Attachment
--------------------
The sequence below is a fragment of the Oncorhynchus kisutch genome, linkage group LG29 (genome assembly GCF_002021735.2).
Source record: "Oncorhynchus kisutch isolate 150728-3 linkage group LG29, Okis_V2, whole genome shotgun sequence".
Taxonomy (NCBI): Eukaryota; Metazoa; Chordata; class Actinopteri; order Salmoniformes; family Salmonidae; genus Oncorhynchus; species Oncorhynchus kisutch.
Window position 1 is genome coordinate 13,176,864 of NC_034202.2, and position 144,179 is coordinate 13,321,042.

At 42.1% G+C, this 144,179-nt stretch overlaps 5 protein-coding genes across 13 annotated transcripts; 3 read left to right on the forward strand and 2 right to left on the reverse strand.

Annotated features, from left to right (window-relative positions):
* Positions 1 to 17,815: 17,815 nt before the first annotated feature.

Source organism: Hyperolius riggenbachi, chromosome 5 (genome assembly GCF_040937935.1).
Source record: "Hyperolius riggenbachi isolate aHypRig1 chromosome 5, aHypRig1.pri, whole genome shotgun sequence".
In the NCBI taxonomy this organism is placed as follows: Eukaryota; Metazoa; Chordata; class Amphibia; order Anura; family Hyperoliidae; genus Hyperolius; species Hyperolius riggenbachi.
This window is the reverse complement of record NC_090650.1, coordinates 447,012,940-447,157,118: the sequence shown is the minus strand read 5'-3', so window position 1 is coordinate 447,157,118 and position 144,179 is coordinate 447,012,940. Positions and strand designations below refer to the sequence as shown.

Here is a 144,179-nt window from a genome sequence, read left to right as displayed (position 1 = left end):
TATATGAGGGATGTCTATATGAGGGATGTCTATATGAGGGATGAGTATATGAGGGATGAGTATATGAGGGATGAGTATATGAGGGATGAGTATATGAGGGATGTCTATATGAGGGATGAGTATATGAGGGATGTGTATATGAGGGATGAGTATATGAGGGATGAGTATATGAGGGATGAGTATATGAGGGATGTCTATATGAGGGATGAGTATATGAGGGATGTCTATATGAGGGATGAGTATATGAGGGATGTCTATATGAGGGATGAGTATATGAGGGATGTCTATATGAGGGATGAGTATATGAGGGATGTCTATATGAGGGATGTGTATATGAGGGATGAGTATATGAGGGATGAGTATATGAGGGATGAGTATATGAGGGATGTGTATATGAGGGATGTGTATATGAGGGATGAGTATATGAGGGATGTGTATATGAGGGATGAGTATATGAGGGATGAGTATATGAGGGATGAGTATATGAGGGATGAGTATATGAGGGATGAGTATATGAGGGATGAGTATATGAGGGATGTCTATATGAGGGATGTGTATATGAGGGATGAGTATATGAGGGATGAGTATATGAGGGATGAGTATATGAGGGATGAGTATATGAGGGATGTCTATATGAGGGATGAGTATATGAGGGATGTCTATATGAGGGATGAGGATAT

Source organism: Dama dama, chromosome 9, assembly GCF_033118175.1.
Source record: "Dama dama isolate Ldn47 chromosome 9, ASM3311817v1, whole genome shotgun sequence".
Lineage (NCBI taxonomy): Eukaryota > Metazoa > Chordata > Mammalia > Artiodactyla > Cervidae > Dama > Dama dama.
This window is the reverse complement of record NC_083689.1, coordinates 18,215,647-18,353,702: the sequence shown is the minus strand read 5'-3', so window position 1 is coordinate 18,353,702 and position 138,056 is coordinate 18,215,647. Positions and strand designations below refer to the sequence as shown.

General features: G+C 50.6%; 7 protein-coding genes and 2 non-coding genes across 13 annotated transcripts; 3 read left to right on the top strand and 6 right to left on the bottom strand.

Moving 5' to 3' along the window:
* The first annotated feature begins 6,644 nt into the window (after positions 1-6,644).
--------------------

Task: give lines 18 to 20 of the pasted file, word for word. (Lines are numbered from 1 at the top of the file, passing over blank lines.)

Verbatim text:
General features: G+C 50.6%; 7 protein-coding genes and 2 non-coding genes across 13 annotated transcripts; 3 read left to right on the top strand and 6 right to left on the bottom strand.

Moving 5' to 3' along the window:
* The first annotated feature begins 6,644 nt into the window (after positions 1-6,644).